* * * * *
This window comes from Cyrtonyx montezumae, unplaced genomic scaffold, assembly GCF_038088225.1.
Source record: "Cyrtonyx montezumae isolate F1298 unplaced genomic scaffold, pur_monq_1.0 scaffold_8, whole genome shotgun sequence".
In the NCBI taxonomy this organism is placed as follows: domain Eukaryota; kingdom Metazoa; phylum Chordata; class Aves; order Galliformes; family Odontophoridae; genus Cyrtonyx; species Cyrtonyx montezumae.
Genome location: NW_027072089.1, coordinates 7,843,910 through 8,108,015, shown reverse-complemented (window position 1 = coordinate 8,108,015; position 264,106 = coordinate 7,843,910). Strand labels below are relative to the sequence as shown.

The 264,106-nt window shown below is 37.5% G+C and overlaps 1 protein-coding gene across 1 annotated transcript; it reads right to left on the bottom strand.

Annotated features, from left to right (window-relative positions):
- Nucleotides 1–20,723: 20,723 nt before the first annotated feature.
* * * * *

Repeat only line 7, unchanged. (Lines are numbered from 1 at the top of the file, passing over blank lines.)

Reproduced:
- Nucleotides 1–20,723: 20,723 nt before the first annotated feature.